Courts on DMCA: You Can Repair Products, But You Can't Improve Them
Just last week the StorageTek decision had copyfighters everywhere rejoicing that companies can't use the Digital Millennium Copyright Act (DMCA) to bar third-party repairs. Sadly, the same can't be said about third-party innovation.
Today the Eighth Circuit Court of Appeals in St. Louis, MO, issued a terrible decision [PDF] in Blizzard v. BnetD, the case in which three open-source software programmers are being sued by a videogame company because they created a program to improve and extend the gaming experience for people who legitimately purchased the games. In short, the court ruled that the DMCA prohibited the reverse engineering needed to create the program and that "click-wrap" and "browse-wrap" licenses are enforceable to prevent reverse engineering.
As the EFF press release explains, the program, called BnetD, allowed people who own Blizzard videogames to set up their own multiplayer games on the Internet and enjoy dozens of additional features instead of being locked into Blizzard's proprietary Battle.net game service. The programmers reverse-engineered Battle.net to make their product work with the service, not to violate copyright. The DMCA, which is supposed to protect copyright without harming innovation, has a clause specifically exempting reverse engineering. But as today's ruling proves, it's far too narrow and weak to protect third-party innovators.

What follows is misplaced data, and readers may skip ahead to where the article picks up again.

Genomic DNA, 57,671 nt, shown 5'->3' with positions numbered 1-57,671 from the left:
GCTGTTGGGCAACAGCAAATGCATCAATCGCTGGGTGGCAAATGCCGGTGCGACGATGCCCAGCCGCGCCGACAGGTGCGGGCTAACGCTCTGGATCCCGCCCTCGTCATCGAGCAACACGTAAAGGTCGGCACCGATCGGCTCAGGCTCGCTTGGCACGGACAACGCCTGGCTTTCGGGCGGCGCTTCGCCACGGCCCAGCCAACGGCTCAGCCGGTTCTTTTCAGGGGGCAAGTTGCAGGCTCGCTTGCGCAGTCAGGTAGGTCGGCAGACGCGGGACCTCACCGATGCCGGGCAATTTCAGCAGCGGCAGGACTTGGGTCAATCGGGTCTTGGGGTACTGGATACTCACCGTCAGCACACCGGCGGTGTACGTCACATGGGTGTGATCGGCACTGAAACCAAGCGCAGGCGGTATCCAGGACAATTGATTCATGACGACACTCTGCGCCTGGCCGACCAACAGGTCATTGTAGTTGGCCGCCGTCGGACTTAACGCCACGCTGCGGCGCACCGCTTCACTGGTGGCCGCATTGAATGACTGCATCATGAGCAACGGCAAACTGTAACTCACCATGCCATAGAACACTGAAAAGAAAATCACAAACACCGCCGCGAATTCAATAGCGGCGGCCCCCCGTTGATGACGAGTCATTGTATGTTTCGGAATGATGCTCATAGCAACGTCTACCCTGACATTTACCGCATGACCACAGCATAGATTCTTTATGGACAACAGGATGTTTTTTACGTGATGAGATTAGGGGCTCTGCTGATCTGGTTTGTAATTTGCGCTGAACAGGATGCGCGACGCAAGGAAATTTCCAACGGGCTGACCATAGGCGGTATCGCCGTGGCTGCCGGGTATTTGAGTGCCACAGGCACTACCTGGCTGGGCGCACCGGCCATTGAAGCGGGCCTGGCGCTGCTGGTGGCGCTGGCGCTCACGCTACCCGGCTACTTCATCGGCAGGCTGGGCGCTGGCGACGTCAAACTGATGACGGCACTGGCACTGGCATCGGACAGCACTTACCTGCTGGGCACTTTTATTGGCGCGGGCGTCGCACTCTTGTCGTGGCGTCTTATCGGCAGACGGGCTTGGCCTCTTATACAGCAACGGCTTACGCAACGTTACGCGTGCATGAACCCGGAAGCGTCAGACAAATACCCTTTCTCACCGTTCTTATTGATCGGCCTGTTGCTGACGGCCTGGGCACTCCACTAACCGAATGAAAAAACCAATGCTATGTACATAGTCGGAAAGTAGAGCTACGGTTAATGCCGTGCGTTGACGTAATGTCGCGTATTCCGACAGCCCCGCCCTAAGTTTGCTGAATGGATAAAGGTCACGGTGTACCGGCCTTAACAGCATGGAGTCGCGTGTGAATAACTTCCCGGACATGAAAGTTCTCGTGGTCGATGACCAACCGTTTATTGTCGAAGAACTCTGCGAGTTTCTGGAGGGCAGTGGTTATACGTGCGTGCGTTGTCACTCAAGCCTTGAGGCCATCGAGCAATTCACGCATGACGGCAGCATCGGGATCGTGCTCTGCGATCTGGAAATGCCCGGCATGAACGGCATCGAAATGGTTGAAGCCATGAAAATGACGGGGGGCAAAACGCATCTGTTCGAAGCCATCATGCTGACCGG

A few weeks ago over at the Picker MobBlog, copyright scholar Julie Cohen observed that while the DMCA may be a failure at controlling the "darknet," industry players find it useful for other purposes -- like "marginaliz[ing] the open source movement (at least in the consumer market) by erecting insuperable obstacles to the development of interoperable entertainment platforms."
People should be able to choose where, when, and how they want to use the products they buy. The DMCA gives Blizzard the ability to force people to use their servers whether they want to or not. But copyright law was meant to spur competition and creativity, not crush it. It's time for reform.